The Power of Habit by Charles Duhigg

THE BIG IDEA: We, as individuals and organizations, operate by habit; learn how to engineer good habits; learn how to identify keystone habits that shape many other habits


  1. Habits emerge because the brain is looking for ways to save effort.
  2. The habit loop is: cue => routine => reward.
  3. Craving for the reward is what powers the habit loop (eg. Febreze, Pepsodent.)
  4. To change a bad habit, first understand the cues and the true rewards that power the habit.  Then keep the cue but change the routine (eg. Tony Dungy, AA.) Also, change is more likely if done with a group.
  5. Changing a keystone habit will start a chain reaction that can change many other habits (eg. Alcoa, Michael Phelps.)
  6. Willpower can become a habit when you choose a certain behavior ahead of time, and then follow the routine at the appropriate time (eg. Starbucks.)
  7. Even destructive habits can be transformed by leaders who know how to seize the opportunity offered by a a crisis (eg. Rhode Island Hospital, London Underground.)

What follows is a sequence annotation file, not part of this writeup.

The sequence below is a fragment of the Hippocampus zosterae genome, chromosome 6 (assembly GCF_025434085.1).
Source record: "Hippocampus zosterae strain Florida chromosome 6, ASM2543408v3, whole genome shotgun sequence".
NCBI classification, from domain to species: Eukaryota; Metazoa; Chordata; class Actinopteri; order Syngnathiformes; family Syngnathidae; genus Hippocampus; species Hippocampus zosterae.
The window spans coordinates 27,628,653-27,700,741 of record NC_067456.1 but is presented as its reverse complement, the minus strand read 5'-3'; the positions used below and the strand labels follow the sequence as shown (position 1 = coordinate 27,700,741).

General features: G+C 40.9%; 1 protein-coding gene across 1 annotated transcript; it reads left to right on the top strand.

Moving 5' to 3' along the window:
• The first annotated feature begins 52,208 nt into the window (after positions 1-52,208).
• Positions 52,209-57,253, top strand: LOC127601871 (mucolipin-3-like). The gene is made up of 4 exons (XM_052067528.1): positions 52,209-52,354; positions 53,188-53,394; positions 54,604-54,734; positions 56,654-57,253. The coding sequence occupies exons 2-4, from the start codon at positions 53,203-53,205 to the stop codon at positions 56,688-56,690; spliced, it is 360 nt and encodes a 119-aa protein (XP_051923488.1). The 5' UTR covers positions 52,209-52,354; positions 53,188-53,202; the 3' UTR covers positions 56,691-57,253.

8. To market a new habit, you must understand how to make the novel seem familiar.  Carefully insert new habits alongside old habits (eg. Target, Outkast, organ meats, YMCA.)
  9. A social movement starts because  of the social habits of friendship and the strong ties between close acquaintances.  It grows because of the habits of a community and the weak ties that hold neighborhoods and clans together. And it endures because a movement’s leaders give participants new habits that create a fresh sense of identity and a feeling of ownership (eg. Rosa Park, Rick Warren.)
  10. Although habits are hardwired, people have the power to rewire their brains (eg. William James, compulsive gambling.)
  11. To change a habit, 1) identify the routine in order to insert a new routine, 2) experiment with different rewards in order to determine the underlying craving, 3) isolate the cues by writing down what happens when the craving hits, 4) have a plan.   The plan will use the existing cues, insert a new routine, and link it to the true underlying reward/craving.

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